Venezuela: The country to the south takes us in a pretty weird direction by offering the capybara.
When this was done, we were greatly tempted to light a fire and roast our capybara, but prudence prevailed.
The creature made little or no resistance; and having dragged it up to the fire, we saw that it was a capybara, or water-hog.
A few minutes later, the limp, dead body of the capybara, the largest of all aquatic rodents floated to the surface.
The largest form of rodent is the capybara (or river-hog of the Rio de la Plata),—which is preyed on by the jaguar.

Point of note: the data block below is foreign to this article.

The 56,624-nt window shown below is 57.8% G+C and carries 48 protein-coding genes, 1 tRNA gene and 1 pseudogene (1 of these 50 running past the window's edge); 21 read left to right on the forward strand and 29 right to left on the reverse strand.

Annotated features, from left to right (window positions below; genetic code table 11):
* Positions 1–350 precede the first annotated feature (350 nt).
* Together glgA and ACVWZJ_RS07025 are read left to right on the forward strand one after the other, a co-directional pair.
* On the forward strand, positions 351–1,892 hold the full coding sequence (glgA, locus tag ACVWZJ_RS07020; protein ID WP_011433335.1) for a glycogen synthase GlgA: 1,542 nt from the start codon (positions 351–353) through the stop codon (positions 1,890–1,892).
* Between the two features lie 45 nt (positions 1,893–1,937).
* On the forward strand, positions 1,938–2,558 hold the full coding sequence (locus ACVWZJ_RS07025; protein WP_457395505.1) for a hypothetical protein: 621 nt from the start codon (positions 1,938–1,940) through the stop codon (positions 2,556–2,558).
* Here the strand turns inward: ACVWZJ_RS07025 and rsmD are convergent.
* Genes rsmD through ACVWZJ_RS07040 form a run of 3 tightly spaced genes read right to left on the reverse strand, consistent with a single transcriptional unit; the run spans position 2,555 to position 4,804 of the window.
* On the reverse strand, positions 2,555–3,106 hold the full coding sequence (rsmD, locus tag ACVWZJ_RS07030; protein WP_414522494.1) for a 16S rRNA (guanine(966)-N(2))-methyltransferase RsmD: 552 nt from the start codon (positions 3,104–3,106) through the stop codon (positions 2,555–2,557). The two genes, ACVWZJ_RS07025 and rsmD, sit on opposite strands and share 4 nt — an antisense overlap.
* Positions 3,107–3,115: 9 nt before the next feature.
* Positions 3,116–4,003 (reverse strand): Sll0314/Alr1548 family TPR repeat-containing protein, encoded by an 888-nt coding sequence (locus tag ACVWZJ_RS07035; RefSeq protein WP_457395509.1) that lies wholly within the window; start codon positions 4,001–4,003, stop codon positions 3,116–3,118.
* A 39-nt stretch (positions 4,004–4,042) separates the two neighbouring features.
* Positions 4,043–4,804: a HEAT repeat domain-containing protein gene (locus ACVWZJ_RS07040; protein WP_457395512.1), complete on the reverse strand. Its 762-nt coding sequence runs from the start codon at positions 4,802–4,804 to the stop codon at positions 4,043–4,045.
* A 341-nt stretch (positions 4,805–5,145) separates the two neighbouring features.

An instant later the capybara, dragged to the bank, was killed by a blow from Neb's stick.
The capybara—the water-pig which is no pig—is a rudimentary sort of structure.
As it was important to secure a good supply of food, the capybara was forthwith cut up, and some of its flesh roasted.
The remains of the capybara and some dozens of the stone-pine almonds formed their supper.
The capybara (Hydrochoerus capybara) is also numerous in this region.
South American rodent, 1774, from some Tupi (Brazilian) native name.